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The Brutality of ISIS and What it Means for Iraq

The Brutality of ISIS and What it Means for Iraq

There’s a lot of confusion about the swift successes of ISIS in Iraq. It seems like overnight this group came out of nowhere and took Mosul, Tikrit and a number of other towns in northern Iraq. The Iraqi army ran, confusion reigned in the press and even their name bounced back between ISIS and ISIL (technically it’s the same thing but let me explain that in a moment). So who is this group and how did they manage to overtake northern Iraq in a matter of days?

ISIS stands for the Islamic State of Iraq and Al Sham (Al Sham meaning the Levant, or Greater Syria). ISIL is the Islamic State of Iraq and the Levant. So as you can see, they are basically the same thing, but ISIS uses the Arabic word ‘Al-Sham’ for the region. Made up of Sunni Muslims, ISIS is pushing for a Sunni Caliphate across the Levant.

ISIS formed during the height of the Iraq war. They fought alongside Al Qaeda and other Sunni groups, taking part of the sectarian clashes that Iraq became infamous for. When the Syrian war began they saw recruitment opportunities (and the possibility to flex a little muscle) so off they went.

Sunni vs. Shia

There has been sectarian violence for ages between Sunnis and Shias. Yet in Iraq, it was kept under the stranglehold of Saddam Hussein. For some time in the capital it was fairly normal for them to live side by side, without constant clashes.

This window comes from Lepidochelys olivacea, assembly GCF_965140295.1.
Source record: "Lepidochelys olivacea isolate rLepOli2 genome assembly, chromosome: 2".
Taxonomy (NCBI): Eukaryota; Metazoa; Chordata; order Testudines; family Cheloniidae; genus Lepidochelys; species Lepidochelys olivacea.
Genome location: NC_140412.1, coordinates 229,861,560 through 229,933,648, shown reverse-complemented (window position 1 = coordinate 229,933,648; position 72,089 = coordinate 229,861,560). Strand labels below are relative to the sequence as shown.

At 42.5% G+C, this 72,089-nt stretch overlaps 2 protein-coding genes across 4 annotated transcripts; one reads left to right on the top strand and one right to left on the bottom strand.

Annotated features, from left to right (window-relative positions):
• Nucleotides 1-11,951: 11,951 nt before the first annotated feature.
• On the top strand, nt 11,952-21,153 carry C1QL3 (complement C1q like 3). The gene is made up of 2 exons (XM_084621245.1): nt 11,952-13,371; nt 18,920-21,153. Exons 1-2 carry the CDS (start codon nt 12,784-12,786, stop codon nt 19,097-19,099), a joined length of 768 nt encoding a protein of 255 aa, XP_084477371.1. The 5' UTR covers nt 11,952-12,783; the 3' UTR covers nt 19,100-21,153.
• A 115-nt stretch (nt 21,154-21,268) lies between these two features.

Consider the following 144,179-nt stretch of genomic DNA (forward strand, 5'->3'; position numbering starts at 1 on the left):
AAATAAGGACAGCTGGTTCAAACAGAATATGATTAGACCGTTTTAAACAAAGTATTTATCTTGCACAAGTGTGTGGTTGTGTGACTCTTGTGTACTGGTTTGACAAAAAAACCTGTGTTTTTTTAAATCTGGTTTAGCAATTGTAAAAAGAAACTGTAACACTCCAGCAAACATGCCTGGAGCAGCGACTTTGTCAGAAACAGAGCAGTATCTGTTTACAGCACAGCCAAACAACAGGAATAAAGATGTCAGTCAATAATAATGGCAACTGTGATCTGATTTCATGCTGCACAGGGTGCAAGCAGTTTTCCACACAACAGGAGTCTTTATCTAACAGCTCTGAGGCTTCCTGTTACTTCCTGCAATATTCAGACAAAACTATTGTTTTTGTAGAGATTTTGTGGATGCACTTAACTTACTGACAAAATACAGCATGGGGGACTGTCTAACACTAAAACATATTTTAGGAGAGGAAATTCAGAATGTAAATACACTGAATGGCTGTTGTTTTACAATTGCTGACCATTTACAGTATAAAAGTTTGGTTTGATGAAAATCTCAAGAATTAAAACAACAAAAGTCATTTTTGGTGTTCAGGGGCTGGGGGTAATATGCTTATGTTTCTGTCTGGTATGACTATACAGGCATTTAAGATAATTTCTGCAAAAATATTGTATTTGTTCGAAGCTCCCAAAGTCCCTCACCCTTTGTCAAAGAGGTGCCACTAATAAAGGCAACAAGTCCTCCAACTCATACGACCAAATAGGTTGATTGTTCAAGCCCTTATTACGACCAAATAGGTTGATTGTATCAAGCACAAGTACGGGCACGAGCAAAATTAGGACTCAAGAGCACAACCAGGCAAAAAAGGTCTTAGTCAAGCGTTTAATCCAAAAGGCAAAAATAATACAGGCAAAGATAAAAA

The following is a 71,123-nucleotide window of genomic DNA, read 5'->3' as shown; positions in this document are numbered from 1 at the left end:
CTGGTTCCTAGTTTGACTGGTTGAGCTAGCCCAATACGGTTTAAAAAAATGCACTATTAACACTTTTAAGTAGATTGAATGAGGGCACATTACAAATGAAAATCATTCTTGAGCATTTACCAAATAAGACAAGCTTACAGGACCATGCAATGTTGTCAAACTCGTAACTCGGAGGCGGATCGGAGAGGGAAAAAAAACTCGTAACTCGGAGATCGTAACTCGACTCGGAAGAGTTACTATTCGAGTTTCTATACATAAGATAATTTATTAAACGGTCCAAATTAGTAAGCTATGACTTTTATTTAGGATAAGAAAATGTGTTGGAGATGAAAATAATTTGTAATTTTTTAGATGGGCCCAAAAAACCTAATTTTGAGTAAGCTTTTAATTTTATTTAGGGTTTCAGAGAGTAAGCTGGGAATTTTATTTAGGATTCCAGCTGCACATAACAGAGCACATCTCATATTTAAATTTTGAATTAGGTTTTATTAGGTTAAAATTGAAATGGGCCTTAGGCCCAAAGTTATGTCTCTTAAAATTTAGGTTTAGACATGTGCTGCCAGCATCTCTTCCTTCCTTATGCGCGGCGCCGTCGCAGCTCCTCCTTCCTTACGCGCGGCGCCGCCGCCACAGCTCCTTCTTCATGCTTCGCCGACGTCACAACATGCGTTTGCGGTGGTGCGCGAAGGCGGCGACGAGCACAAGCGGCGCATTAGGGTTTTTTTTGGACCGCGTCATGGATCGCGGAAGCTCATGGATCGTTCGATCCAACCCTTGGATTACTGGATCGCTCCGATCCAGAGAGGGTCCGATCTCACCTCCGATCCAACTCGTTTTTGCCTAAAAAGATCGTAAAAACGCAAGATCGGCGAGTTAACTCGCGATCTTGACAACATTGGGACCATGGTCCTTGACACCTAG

However, when Saddam was ousted, a huge rift that began to form between the communities. Soon Baghdad became dangerous for both groups. If you were injured and taken to a Shia hospital and they found out you were Sunni you would be left for dead. Likewise, any family that came into claim you would also be in danger.

The U.S. underestimated this clash and lacked knowledge on how to handle it. Most ‘experts’ the U.S. had tapped on the region, including John McCain, famously said in April of 2003 that the Shias and Sunnis had no history of discord between them. This statement would almost be funny if it weren’t so scary, considering that we are still listening to McCain’s thoughts on what we should do in Iraq now. The reality is, we’ve never solved these clashes. Bombs and sectarian violence has been a weekly ongoing feature in Iraq since the U.S. overthrew Saddam. And with Iraq’s current leader stoking interfaith violence, it’s likely to worsen.

How ISIS Won Affection

Nouri al Maliki, the Prime Minister of Iraq, tries to distance himself from this violence, but has had a premier role to play in the ISIS takeover. Maliki, a Shia, has been responsible for numerous policies that helped pit Shia and Sunni against each other.